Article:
Thoughts From A Freshman: Thanks for the memories

Julia Baxter, Columnist

Hang on for a minute...we're trying to find some more stories you might like.

Email This Story

My life in the past week has been filled to the brim with my part in the performance of “Alice’s Adventures in Wonderland.” I did a lot of theater in high school. I was in as much theater as my school had to offer, and I had a lot of fun with it, but it was nothing like my experience at Wayne State. I was cast as the March Hare in the show and I had so much fun creating and portraying this character. I loved how loud and overwhelming I could be on the stage and I loved that this show didn’t have any limits on how vibrant I could make my character.

The only thing that was better than being a character in the show was being surrounded by good people to share the memories with. I loved being able to meet new people who accept me for my overdramatic and slightly-insane self. I loved being able to say whatever popped into my head without having to endure the glares that usually follow.

I loved having the flexible schedule, and the fact that the cast, crew and director understood that sometimes I had rugby practice, or sometimes I had homework.

Our show ended up having a total of nine performances, and I can honestly say that wasn’t too much for me. I thought that it would be—that I would get sick of seeing the same people, that I would get tired of wearing the same costume or even that the show itself would become monotonous.

I was completely wrong. There wasn’t a single day that I woke up and thought, “Ugh! I don’t want to do this today.” I woke up excited to see my friends and excited to make our audiences happy.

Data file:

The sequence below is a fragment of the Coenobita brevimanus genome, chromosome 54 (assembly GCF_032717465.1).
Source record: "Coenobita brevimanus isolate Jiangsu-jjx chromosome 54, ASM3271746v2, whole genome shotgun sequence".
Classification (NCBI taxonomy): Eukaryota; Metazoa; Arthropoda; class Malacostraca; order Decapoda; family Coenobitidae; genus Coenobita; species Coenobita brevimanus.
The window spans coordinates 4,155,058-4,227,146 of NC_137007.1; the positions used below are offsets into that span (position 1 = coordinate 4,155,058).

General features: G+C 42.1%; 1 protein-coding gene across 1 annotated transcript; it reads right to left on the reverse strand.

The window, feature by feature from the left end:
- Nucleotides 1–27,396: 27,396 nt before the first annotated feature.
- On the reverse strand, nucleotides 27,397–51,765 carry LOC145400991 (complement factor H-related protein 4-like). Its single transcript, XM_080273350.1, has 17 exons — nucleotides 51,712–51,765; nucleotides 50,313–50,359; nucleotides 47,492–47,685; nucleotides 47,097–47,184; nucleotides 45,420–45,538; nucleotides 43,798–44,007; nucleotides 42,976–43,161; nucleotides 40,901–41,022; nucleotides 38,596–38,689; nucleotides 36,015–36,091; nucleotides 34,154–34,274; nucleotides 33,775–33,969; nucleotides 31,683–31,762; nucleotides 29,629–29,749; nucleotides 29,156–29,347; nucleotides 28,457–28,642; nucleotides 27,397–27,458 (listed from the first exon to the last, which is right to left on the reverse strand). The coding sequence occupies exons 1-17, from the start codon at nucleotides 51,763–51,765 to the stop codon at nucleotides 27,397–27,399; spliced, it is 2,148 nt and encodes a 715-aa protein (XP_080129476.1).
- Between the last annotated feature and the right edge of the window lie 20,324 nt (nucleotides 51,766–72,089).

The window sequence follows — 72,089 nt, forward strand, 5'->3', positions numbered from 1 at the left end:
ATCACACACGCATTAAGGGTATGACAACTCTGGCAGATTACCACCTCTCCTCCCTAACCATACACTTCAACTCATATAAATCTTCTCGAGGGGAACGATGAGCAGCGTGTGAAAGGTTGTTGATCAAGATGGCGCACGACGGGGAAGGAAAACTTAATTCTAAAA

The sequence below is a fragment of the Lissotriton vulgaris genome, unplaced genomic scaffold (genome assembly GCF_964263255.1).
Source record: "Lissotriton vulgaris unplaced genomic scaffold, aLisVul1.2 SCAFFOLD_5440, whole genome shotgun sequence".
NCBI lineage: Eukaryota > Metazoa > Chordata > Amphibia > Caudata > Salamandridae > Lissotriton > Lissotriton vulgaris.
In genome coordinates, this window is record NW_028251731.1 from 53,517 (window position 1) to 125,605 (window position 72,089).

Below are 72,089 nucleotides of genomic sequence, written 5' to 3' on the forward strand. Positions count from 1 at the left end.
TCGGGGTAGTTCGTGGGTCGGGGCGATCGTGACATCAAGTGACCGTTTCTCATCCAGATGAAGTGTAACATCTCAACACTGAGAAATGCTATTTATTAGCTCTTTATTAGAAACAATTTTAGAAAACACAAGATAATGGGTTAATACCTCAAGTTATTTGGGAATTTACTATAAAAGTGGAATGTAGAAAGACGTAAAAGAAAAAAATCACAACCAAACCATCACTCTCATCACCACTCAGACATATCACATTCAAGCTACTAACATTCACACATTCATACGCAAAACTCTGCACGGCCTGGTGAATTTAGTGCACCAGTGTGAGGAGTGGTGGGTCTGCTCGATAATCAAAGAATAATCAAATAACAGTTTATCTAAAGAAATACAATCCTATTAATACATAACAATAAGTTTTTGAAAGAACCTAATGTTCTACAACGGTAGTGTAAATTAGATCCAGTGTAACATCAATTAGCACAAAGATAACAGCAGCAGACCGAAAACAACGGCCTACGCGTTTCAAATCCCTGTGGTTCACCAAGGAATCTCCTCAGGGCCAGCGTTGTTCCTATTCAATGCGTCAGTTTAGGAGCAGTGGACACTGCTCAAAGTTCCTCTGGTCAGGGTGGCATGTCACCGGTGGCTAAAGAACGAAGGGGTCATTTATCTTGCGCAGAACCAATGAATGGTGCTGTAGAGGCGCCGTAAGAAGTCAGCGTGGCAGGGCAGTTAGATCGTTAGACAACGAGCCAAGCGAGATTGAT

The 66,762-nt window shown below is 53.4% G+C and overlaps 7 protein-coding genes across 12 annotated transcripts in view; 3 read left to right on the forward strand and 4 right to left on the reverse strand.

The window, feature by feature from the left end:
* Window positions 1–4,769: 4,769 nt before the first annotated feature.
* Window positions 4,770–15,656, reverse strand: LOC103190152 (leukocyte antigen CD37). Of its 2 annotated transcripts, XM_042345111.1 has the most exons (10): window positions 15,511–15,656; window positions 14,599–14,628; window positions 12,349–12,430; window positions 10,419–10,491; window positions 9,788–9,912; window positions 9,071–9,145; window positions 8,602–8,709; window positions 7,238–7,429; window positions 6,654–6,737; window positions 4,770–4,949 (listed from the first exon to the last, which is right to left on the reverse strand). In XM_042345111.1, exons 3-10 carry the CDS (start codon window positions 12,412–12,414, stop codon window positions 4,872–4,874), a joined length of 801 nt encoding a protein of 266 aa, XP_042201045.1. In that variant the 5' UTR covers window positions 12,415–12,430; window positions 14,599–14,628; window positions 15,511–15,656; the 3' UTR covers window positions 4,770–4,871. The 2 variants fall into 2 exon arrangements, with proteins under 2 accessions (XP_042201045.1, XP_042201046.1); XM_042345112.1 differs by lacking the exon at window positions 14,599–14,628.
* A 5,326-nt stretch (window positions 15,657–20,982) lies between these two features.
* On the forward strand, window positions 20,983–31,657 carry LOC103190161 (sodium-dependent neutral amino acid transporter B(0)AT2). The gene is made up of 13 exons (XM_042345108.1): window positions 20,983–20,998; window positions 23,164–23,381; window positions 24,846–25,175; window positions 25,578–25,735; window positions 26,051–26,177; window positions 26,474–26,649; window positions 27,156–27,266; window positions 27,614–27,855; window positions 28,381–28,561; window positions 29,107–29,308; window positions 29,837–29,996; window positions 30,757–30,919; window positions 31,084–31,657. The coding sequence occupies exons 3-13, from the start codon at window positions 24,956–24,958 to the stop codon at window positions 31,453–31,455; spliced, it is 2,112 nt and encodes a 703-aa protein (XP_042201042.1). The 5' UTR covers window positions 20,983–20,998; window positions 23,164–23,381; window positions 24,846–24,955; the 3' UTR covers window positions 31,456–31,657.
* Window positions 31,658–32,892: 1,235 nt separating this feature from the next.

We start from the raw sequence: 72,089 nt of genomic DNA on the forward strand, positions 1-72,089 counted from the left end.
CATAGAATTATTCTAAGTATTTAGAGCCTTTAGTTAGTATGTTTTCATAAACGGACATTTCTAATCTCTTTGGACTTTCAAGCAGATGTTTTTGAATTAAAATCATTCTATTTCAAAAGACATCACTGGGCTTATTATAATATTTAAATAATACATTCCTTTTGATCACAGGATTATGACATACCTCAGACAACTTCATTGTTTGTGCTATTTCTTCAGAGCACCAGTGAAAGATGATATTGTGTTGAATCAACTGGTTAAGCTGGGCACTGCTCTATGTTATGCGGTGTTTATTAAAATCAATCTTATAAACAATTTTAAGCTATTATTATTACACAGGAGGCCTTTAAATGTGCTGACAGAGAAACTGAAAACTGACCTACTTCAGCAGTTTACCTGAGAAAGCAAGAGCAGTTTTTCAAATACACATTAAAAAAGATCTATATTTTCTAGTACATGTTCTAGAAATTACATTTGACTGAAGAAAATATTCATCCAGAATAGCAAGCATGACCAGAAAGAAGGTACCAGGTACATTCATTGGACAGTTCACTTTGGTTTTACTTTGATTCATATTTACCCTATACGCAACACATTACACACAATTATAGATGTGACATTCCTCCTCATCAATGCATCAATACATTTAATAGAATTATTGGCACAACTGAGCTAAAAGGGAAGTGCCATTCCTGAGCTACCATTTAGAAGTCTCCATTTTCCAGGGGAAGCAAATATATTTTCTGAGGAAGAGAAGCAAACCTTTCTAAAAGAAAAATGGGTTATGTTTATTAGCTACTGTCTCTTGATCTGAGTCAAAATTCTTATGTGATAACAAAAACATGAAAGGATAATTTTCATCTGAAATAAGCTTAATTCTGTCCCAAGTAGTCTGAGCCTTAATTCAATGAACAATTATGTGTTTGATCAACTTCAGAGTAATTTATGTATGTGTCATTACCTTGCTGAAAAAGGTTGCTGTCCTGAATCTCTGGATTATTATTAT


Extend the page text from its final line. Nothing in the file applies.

I can definitely say that the show was never boring, as halfway through the performances, one of our actors was sick and I was given another role to figure out an hour before showtime. I was given a new costume, a new set of lines and new cues to learn and memorize the day of the performance. I was nervous, but the entire cast had my back and helped me along the way.

The show was bright and colorful. Our costume designer, Anna Kruger, portrayed the characters in the best ways. The sets were colorful and truly amazing works of art. We painted the stage floor to match the chess scene that our backdrop portrayed.

The show was never boring for anyone else either, as on Saturday, our main character was sick. We banded together and were able to quickly create a new Alice and an almost entirely new show. I am still amazed at how well our cast pulled together to fix the problem and make sure that the audience would receive a show. I’m so proud of myself and my friends and castmates for everything that we did and how amazing the show went.

Print Friendly, PDF & Email